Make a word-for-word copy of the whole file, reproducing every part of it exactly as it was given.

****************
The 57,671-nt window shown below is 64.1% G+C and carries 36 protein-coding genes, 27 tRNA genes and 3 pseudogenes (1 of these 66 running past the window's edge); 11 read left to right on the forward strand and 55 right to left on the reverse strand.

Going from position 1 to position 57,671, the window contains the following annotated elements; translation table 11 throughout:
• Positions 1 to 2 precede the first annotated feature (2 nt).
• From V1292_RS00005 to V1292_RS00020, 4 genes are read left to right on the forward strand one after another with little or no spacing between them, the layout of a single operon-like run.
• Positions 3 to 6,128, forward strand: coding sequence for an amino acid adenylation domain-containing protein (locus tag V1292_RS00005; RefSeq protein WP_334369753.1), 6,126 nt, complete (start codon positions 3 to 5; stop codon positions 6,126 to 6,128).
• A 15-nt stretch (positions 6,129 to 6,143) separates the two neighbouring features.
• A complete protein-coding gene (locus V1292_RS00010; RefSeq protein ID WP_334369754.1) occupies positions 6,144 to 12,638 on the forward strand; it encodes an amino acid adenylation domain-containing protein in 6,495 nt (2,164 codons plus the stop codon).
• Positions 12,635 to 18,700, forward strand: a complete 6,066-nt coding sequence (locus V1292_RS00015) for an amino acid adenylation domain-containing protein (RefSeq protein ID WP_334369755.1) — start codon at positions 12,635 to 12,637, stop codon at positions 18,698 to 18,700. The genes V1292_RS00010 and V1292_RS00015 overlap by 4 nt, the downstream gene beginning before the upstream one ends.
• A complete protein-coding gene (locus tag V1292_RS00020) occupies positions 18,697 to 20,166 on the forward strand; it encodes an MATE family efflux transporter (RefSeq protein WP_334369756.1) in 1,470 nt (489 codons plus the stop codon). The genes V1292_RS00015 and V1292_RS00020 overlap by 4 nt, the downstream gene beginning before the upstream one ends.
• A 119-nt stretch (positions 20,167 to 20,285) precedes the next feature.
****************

The 57,671-nt window shown below is 64.1% G+C and carries 36 protein-coding genes, 27 tRNA genes and 3 pseudogenes (1 of these 66 running past the window's edge); 11 read left to right on the forward strand and 55 right to left on the reverse strand.

Going from position 1 to position 57,671, the window contains the following annotated elements; translation table 11 throughout:
• Positions 1 to 2 precede the first annotated feature (2 nt).
• From V1292_RS00005 to V1292_RS00020, 4 genes are read left to right on the forward strand one after another with little or no spacing between them, the layout of a single operon-like run.
• Positions 3 to 6,128, forward strand: coding sequence for an amino acid adenylation domain-containing protein (locus tag V1292_RS00005; RefSeq protein WP_334369753.1), 6,126 nt, complete (start codon positions 3 to 5; stop codon positions 6,126 to 6,128).
• A 15-nt stretch (positions 6,129 to 6,143) separates the two neighbouring features.
• A complete protein-coding gene (locus V1292_RS00010; RefSeq protein ID WP_334369754.1) occupies positions 6,144 to 12,638 on the forward strand; it encodes an amino acid adenylation domain-containing protein in 6,495 nt (2,164 codons plus the stop codon).
• Positions 12,635 to 18,700, forward strand: a complete 6,066-nt coding sequence (locus V1292_RS00015) for an amino acid adenylation domain-containing protein (RefSeq protein ID WP_334369755.1) — start codon at positions 12,635 to 12,637, stop codon at positions 18,698 to 18,700. The genes V1292_RS00010 and V1292_RS00015 overlap by 4 nt, the downstream gene beginning before the upstream one ends.
• A complete protein-coding gene (locus tag V1292_RS00020) occupies positions 18,697 to 20,166 on the forward strand; it encodes an MATE family efflux transporter (RefSeq protein WP_334369756.1) in 1,470 nt (489 codons plus the stop codon). The genes V1292_RS00015 and V1292_RS00020 overlap by 4 nt, the downstream gene beginning before the upstream one ends.
• A 119-nt stretch (positions 20,167 to 20,285) precedes the next feature.